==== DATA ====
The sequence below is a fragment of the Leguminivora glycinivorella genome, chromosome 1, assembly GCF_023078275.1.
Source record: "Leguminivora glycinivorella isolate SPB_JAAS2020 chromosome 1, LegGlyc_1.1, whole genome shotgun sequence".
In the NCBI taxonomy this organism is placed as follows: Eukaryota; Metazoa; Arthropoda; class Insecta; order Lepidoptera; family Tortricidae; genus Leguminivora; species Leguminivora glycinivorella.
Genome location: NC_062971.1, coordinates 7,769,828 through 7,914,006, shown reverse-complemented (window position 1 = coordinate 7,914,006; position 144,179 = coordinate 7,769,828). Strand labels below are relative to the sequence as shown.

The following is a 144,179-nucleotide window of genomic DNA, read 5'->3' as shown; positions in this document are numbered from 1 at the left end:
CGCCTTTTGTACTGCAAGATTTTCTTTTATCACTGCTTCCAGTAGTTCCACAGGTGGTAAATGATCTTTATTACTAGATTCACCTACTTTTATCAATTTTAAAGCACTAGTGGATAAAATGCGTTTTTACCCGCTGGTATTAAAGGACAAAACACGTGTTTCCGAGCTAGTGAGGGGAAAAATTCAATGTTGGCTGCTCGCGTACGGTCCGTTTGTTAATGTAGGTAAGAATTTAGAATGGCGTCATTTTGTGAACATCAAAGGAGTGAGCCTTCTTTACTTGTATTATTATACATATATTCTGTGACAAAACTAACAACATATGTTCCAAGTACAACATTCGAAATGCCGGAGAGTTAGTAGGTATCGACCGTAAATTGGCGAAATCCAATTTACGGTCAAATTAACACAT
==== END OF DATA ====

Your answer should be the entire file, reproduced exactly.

The sequence below is a fragment of the Leguminivora glycinivorella genome, chromosome 1, assembly GCF_023078275.1.
Source record: "Leguminivora glycinivorella isolate SPB_JAAS2020 chromosome 1, LegGlyc_1.1, whole genome shotgun sequence".
In the NCBI taxonomy this organism is placed as follows: Eukaryota; Metazoa; Arthropoda; class Insecta; order Lepidoptera; family Tortricidae; genus Leguminivora; species Leguminivora glycinivorella.
Genome location: NC_062971.1, coordinates 7,769,828 through 7,914,006, shown reverse-complemented (window position 1 = coordinate 7,914,006; position 144,179 = coordinate 7,769,828). Strand labels below are relative to the sequence as shown.

The following is a 144,179-nucleotide window of genomic DNA, read 5'->3' as shown; positions in this document are numbered from 1 at the left end:
CGCCTTTTGTACTGCAAGATTTTCTTTTATCACTGCTTCCAGTAGTTCCACAGGTGGTAAATGATCTTTATTACTAGATTCACCTACTTTTATCAATTTTAAAGCACTAGTGGATAAAATGCGTTTTTACCCGCTGGTATTAAAGGACAAAACACGTGTTTCCGAGCTAGTGAGGGGAAAAATTCAATGTTGGCTGCTCGCGTACGGTCCGTTTGTTAATGTAGGTAAGAATTTAGAATGGCGTCATTTTGTGAACATCAAAGGAGTGAGCCTTCTTTACTTGTATTATTATACATATATTCTGTGACAAAACTAACAACATATGTTCCAAGTACAACATTCGAAATGCCGGAGAGTTAGTAGGTATCGACCGTAAATTGGCGAAATCCAATTTACGGTCAAATTAACACAT